GRE Prep: Commonly confused words (Part 2)

GRE Prep: Commonly confused words (Part 2)

As part of our series on commonly confused words, this post will introduce some simple but tricky words that tend to appear in GRE papers.

Let’s first take a quick glance at the 5 words in question:


Ambiguous   Ambivalent   Equivocal   Indifferent   Impartial


Not too difficult, right?

Now let’s test how well we know each word. Here are three sentences each with a missing word:


“Analysts noted that the politician has taken to speaking about economic issues with a new candor that deviates from his usual ________________ slant.”

“The scholar was reluctant to publish his new theories as he was _______________ about what he perceived as a fetish in academia to treat theories as the key to unlocking texts and social patterns.”

“The increasingly __________________ attitude that young people have towards politics in this town shows a worrying trend towards apathy.”


Let’s solve these by starting with the last sentence, which is the most straightforward:


“The increasingly __________________ attitude that young people have towards politics in this town shows a worrying trend towards apathy.”


The keyword apathy tells us that the adjective has a similar meaning, i.e. a lack of interest, concern or enthusiasm. The only word above that fits this criterion is indifferent, which means “having no particular interest or sympathy; largely unconcerned”. Make sure to distinguish this from impartial, which refers to treating all parties equally. [A judge is always impartial, but not necessarily indifferent!]

Now we move on to the second sentence, which has a slightly more convoluted sentence structure:


“The scholar was reluctant to publish his new theories as he was _______________ about what he perceived as a fetish in academia to treat theories as the key to unlocking texts and social patterns.”


What is the adjective needed here? We know that the scholar is reluctant to publish, and this stems from his perception of a fetish (un unhealthy and excessive obsession with or devotion to something) that academics have with theories. Thus, the adjective must describe a certain negativity, or at the very least, a conflicted attitude towards this.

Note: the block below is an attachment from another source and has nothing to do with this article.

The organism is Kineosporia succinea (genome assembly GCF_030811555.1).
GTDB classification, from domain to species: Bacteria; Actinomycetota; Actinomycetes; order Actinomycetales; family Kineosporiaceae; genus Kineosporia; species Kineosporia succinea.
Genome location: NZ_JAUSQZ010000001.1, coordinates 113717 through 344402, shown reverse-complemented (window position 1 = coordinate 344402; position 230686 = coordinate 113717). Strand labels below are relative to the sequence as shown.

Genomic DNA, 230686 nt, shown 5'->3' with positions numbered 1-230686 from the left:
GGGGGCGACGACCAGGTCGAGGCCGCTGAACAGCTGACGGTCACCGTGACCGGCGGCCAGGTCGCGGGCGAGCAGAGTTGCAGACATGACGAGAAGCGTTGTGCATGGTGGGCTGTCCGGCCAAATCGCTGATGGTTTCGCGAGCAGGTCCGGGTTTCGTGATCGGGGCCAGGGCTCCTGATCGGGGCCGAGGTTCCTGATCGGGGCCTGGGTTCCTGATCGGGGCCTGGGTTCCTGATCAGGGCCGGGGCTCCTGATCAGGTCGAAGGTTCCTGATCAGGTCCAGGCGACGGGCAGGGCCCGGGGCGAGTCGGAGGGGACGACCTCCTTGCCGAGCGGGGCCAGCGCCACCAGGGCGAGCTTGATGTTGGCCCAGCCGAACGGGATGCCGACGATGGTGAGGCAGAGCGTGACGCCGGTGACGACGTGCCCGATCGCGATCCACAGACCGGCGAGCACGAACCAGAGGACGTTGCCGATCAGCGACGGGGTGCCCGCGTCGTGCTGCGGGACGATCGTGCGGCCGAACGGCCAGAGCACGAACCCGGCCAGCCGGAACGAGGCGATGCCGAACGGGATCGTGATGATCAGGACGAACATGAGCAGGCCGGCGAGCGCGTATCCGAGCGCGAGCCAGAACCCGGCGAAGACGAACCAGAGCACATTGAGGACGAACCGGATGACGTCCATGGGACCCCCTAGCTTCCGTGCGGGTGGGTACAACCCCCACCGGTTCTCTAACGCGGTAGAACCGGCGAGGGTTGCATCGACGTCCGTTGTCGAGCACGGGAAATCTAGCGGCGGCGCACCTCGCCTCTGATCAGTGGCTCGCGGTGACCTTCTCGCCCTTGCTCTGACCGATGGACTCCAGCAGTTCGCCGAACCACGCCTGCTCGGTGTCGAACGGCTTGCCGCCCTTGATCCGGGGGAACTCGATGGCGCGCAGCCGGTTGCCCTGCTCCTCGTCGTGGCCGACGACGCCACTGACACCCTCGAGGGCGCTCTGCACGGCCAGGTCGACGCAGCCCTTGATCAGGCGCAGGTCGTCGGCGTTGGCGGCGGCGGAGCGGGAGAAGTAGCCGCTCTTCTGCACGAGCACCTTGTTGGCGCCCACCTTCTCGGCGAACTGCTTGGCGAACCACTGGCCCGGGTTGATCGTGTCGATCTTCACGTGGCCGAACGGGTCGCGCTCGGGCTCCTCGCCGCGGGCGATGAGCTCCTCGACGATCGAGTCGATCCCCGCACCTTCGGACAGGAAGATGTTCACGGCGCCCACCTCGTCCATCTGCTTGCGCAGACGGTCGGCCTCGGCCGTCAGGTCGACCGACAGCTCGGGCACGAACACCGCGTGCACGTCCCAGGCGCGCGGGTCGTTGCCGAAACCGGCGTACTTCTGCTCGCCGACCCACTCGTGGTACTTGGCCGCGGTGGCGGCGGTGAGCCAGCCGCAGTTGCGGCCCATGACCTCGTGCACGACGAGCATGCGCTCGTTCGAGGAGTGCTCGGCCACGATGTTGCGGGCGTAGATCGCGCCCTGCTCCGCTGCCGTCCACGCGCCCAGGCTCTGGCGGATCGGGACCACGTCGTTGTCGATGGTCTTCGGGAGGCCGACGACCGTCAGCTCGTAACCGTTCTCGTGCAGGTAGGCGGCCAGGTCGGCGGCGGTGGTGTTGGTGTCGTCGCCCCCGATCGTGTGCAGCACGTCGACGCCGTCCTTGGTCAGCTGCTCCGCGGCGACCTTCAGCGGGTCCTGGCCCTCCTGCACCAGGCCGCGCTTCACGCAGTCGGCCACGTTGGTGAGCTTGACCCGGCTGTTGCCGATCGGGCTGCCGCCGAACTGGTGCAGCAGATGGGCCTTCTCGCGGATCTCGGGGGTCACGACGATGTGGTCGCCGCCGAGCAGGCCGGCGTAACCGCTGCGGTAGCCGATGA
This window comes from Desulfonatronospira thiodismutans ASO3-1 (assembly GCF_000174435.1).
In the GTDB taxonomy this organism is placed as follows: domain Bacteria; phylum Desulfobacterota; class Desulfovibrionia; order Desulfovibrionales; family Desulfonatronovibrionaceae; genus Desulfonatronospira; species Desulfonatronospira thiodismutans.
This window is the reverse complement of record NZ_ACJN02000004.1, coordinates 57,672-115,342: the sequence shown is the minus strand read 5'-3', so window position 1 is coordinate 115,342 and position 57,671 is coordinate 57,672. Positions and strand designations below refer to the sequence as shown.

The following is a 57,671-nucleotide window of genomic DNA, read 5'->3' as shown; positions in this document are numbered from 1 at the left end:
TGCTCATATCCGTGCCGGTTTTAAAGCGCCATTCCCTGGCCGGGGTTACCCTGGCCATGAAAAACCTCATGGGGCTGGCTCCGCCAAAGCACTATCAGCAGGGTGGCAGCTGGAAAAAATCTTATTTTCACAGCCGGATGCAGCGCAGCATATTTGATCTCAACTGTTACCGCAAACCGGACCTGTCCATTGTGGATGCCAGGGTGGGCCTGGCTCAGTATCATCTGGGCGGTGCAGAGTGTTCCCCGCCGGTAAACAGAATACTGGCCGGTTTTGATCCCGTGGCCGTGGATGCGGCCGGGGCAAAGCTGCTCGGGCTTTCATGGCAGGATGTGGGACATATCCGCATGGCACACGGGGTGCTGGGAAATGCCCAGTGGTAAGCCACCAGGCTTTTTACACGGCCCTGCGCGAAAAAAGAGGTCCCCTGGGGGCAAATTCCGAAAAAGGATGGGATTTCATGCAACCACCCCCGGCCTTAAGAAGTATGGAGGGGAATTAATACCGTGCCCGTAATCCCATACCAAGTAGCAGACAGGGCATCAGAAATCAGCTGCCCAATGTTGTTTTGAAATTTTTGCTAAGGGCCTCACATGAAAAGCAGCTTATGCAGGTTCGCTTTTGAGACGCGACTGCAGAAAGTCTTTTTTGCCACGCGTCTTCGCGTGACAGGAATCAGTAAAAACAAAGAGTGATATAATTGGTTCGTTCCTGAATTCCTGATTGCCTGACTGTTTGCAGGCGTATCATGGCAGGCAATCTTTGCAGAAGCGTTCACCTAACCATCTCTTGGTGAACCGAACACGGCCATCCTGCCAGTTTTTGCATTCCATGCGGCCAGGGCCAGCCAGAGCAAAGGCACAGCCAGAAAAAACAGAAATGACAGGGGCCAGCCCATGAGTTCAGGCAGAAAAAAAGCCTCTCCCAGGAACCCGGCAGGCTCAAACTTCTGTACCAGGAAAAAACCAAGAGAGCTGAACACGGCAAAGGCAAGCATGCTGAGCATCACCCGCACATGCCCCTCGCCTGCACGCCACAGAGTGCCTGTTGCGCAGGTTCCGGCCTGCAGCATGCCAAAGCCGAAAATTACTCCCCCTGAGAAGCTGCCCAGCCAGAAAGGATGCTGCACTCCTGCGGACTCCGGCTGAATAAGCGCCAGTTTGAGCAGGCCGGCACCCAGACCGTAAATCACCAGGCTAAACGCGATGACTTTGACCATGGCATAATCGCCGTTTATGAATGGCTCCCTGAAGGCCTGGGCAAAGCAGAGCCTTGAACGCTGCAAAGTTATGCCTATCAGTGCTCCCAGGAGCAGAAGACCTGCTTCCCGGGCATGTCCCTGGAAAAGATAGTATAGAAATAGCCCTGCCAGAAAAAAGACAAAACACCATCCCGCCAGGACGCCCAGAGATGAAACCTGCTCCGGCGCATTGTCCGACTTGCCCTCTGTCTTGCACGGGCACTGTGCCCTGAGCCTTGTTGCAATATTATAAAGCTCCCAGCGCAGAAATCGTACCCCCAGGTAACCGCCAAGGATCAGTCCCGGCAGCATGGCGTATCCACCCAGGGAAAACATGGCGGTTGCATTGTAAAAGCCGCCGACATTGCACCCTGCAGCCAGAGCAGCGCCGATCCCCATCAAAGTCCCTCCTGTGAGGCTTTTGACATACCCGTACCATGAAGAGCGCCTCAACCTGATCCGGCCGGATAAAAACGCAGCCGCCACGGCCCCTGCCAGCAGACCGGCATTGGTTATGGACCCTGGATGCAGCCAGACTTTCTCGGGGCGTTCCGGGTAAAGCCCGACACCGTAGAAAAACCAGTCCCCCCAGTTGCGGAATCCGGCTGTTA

The only adjective that matches these definition criteria is ambivalent, which means “having mixed or contradictory ideas towards someone or something”. This must be differentiated from ambiguous, which means “open to more than one interpretation, unclear”. The ending of a film could be very ambiguous, and the person watching it could be ambivalent towards this lack of closure!

Finally, we look at the first sentence, which is actually quite straightforward. Highlighting the keyword in the sentence will immediately reveal the definition criteria of the missing word:


“Analysts noted that the politician has taken to speaking about economic issues with a new candor that deviates from his usual ________________ slant.”


Given that the politician’s new slant is aligned with candor (frankness, openness), his “usual” stance must, to some extent, be on the contrary. The word we are looking for could be similar to “vague” or “cryptic”.

The best word for this blank is equivocal, which means uncertain, usually with an intention to confuse or deceive. These overtones of intention are what distinguishes it from ambiguous; if someone deliberately speaks in a vague and uncertain way to achieve certain intentions, or to avoid committing oneself, equivocal is better than ambiguous.

Now that you have a clearer understanding of the five words, how about trying out this sentence?

Depending on its context, the usage of the word “secular” is not always neutral and might even connote a religious attitude that is far from _________________.

To check out more commonly confused words, click here.

[Answer to the above: impartial.]